Readers like you keep news free for everyone.

More than 5,000 readers have already pitched in to keep free access to The Journal.

For the price of one cup of coffee each week you can help keep paywalls away.

Support us today
Not now

Venables: I think of Bulger’s death every day

Killer now faces jail term for child porn.

Jon Venables, pictured on his arrest, aged 10, in 1993 for the death of Jamie Bulger..

JON VENABLES, one of two boys convicted of the murder of Jamie Bulger in 1993, has been sentenced to two years in jail for possession of child porn.

Venables, 27, admitted downloading and distributing indecent images of children. He appeared via video-link at the Old Bailey in London.

It was his first court appearance since being recalled to prison in February.

After the sentencing, a statement from Venables was read out in court in which he said he thought about Jamie Bulger’s death “every day” since 1993. He apologised for his actions.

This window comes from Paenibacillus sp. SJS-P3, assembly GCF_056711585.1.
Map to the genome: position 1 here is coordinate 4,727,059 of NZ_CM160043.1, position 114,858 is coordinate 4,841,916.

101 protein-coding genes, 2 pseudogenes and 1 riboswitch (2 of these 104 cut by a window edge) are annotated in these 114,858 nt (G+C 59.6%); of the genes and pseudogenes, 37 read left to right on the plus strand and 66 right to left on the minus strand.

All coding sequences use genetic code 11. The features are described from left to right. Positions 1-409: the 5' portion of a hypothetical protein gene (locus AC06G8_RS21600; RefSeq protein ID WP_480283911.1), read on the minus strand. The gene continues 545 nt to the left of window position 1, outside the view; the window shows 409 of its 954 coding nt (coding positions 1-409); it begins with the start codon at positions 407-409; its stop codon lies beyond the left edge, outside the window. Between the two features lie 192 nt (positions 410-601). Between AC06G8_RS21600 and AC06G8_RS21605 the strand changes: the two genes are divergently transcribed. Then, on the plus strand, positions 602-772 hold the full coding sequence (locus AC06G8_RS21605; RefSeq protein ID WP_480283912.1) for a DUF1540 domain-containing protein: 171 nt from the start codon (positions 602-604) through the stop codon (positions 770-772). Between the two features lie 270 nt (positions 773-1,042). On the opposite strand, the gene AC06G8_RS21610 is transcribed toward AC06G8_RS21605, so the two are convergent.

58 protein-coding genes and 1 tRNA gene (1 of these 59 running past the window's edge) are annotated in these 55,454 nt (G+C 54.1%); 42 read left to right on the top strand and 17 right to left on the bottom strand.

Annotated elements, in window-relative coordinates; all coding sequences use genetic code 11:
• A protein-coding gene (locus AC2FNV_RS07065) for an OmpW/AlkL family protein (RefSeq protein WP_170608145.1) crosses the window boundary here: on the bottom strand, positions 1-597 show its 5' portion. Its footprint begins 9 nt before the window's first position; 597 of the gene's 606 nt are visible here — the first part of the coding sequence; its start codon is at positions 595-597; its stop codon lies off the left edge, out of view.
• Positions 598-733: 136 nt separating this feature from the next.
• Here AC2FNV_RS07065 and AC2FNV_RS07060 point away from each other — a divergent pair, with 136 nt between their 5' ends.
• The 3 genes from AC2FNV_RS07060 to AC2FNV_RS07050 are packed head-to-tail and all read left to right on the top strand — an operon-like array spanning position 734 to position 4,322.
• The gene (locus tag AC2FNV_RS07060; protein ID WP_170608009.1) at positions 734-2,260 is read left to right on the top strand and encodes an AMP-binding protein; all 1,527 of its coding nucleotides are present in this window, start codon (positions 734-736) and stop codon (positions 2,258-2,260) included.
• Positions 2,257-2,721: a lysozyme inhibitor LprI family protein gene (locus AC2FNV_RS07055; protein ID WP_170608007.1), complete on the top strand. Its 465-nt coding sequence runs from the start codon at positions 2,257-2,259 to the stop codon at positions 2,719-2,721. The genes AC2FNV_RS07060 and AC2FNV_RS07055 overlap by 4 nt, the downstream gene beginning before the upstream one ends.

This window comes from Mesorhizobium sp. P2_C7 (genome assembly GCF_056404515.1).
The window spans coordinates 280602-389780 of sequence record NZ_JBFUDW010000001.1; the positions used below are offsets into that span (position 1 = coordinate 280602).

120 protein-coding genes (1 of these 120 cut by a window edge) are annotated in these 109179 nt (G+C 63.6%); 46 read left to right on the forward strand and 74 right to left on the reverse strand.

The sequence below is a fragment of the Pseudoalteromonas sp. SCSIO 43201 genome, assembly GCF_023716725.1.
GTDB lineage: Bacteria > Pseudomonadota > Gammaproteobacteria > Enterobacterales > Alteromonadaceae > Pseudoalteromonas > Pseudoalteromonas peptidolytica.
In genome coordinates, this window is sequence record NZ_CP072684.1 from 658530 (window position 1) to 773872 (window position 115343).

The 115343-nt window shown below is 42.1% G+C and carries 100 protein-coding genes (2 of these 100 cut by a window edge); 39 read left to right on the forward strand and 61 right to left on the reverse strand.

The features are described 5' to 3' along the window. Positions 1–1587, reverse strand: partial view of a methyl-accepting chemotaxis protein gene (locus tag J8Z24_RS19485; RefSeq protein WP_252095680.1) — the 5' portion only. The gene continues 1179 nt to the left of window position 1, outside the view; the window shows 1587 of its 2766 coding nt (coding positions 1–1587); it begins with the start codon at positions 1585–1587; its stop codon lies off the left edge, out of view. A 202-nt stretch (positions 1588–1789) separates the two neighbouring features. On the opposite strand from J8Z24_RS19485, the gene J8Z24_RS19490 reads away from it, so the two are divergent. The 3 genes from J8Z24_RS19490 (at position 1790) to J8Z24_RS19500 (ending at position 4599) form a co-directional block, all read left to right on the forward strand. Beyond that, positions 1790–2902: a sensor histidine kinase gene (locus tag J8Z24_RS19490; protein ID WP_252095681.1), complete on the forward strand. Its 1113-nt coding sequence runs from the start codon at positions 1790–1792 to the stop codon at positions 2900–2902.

The images were discovered on his computer after he had approached police, fearing his real identity had become known. The police told him to collect his belongings and prepare to move, but when an officer arrived, Venables was trying to delete files from his computer.

Venables and Robert Thompson were 10 years old when they abducted Bulger, 2, from a shopping centre in Liverpool, and murdered him.

Making a difference

A mix of advertising and supporting contributions helps keep paywalls away from valuable information like this article.

Over 5,000 readers like you have already stepped up and support us with a monthly payment or a once-off donation.

For the price of one cup of coffee each week you can make sure we can keep reliable, meaningful news open to everyone regardless of their ability to pay.

The case caused public outrage, and the pair were given new identities when they were released in 2001 after spending eight years in secure children’s homes.

Jon Venables is the first person with a protected identity to break the law after being released. The media is prohibited from publishing details about the location of persons with protected identities, or descriptions of what they look like now.

Read next: